to press criminal charges. But she says almost no young women do
because of pressure from their families in this closely knit society
to keep quiet.
Ms. ONITA HOGANISIAN (Attorney): (Through translator) There are very
many cases where the authorities blame this on our traditions. Young
women have no social protection in our society and their families don't
understand the problem. They see their daughters as having been shamed.
SHEETS: Hoganisian says only five legal cases were opened in this
region over the past year, though she believes the real numbers
of bride kidnappings to be many times higher. And four of those
five cases were dropped after the young women victims refused to
cooperate. Hoganisian represented the only young woman who took her
case all the way to a judge.
Ms. HOGANISIAN: (Through translator) This girl was kidnapped by a
distant relative, held for 48 hours and raped. But the guy was only
given a suspended sentence because the girl's family evidently put
pressure on the girl not to demand that he be punished.
SHEETS: Hoganisian says the young girl now has been shamed into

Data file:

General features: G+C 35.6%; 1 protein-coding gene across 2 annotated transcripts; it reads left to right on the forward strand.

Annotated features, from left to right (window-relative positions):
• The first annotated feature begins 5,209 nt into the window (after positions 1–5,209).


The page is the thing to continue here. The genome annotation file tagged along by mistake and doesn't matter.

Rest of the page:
isolation. She refuses to even come out of her parents' house.
(Soundbite of chatter)
SHEETS: And although this women's forum is discussing ways to raise
social awareness about bride kidnapping, not all in the room agree
that the custom can be stopped.
Ana Naktaktian(ph) is a 62-year-old former accountant.
Ms. ANA NAKTAKTIAN (Former Accountant): (Through translator) It's a
bad thing that this happens, but this has been going on for hundreds
of years. There's nothing anyone can do about it. These are our
SHEETS: Lea Meidseradi agrees with that. She's now been with her
husband Gia for 15 years, since she was bride kidnapped. Lea says she
hated her husband at first, but that things worked out fine in the end.
Ms. MEIDSERADI: (Through translator) I got used to it. He's a very
good husband and I quickly came to love him. Gia fought for his love.
The main thing is for a boy to love you. The woman will love him later.
SHEETS: Lea and Gia now have three children. Lea says she hopes her
now 12-year-old daughter will get married by mutual consent one day.
But Lea, an Orthodox Christian who now teaches religion in a public
school here, says that if her daughter is bride kidnapped, so be it.
It will be the will of God, she says.
Lawrence Sheets, NPR News, Georgia.
Edited by Arpa, 16 May 2006 - 05:28 AM.